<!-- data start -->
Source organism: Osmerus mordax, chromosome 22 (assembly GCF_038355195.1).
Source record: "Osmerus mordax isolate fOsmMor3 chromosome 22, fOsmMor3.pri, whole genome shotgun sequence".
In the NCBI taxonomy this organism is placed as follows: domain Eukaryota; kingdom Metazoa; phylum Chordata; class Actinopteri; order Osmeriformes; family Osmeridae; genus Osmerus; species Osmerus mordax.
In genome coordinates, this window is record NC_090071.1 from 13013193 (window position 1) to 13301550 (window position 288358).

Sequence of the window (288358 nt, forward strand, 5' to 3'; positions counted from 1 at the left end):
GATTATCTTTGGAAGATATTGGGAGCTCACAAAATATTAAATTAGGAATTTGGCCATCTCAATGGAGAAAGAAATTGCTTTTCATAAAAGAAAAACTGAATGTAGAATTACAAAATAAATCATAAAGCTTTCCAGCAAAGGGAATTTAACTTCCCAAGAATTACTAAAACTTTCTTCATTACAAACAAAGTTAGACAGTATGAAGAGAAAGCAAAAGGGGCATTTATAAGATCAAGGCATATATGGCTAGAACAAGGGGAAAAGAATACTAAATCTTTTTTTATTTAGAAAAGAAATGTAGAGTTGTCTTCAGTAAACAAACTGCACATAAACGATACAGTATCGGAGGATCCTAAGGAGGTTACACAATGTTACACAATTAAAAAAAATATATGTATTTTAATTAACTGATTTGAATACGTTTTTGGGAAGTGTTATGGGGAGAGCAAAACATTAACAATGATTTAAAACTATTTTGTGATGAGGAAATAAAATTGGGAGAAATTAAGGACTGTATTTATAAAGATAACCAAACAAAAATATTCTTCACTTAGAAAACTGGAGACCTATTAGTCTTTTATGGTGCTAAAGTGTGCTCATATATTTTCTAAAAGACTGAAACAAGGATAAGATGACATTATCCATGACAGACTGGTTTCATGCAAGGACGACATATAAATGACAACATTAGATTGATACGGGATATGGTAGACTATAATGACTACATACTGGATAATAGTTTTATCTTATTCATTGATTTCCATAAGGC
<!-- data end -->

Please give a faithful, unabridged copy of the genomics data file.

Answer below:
Source organism: Osmerus mordax, chromosome 22 (assembly GCF_038355195.1).
Source record: "Osmerus mordax isolate fOsmMor3 chromosome 22, fOsmMor3.pri, whole genome shotgun sequence".
In the NCBI taxonomy this organism is placed as follows: domain Eukaryota; kingdom Metazoa; phylum Chordata; class Actinopteri; order Osmeriformes; family Osmeridae; genus Osmerus; species Osmerus mordax.
In genome coordinates, this window is record NC_090071.1 from 13013193 (window position 1) to 13301550 (window position 288358).

Sequence of the window (288358 nt, forward strand, 5' to 3'; positions counted from 1 at the left end):
GATTATCTTTGGAAGATATTGGGAGCTCACAAAATATTAAATTAGGAATTTGGCCATCTCAATGGAGAAAGAAATTGCTTTTCATAAAAGAAAAACTGAATGTAGAATTACAAAATAAATCATAAAGCTTTCCAGCAAAGGGAATTTAACTTCCCAAGAATTACTAAAACTTTCTTCATTACAAACAAAGTTAGACAGTATGAAGAGAAAGCAAAAGGGGCATTTATAAGATCAAGGCATATATGGCTAGAACAAGGGGAAAAGAATACTAAATCTTTTTTTATTTAGAAAAGAAATGTAGAGTTGTCTTCAGTAAACAAACTGCACATAAACGATACAGTATCGGAGGATCCTAAGGAGGTTACACAATGTTACACAATTAAAAAAAATATATGTATTTTAATTAACTGATTTGAATACGTTTTTGGGAAGTGTTATGGGGAGAGCAAAACATTAACAATGATTTAAAACTATTTTGTGATGAGGAAATAAAATTGGGAGAAATTAAGGACTGTATTTATAAAGATAACCAAACAAAAATATTCTTCACTTAGAAAACTGGAGACCTATTAGTCTTTTATGGTGCTAAAGTGTGCTCATATATTTTCTAAAAGACTGAAACAAGGATAAGATGACATTATCCATGACAGACTGGTTTCATGCAAGGACGACATATAAATGACAACATTAGATTGATACGGGATATGGTAGACTATAATGACTACATACTGGATAATAGTTTTATCTTATTCATTGATTTCCATAAGGC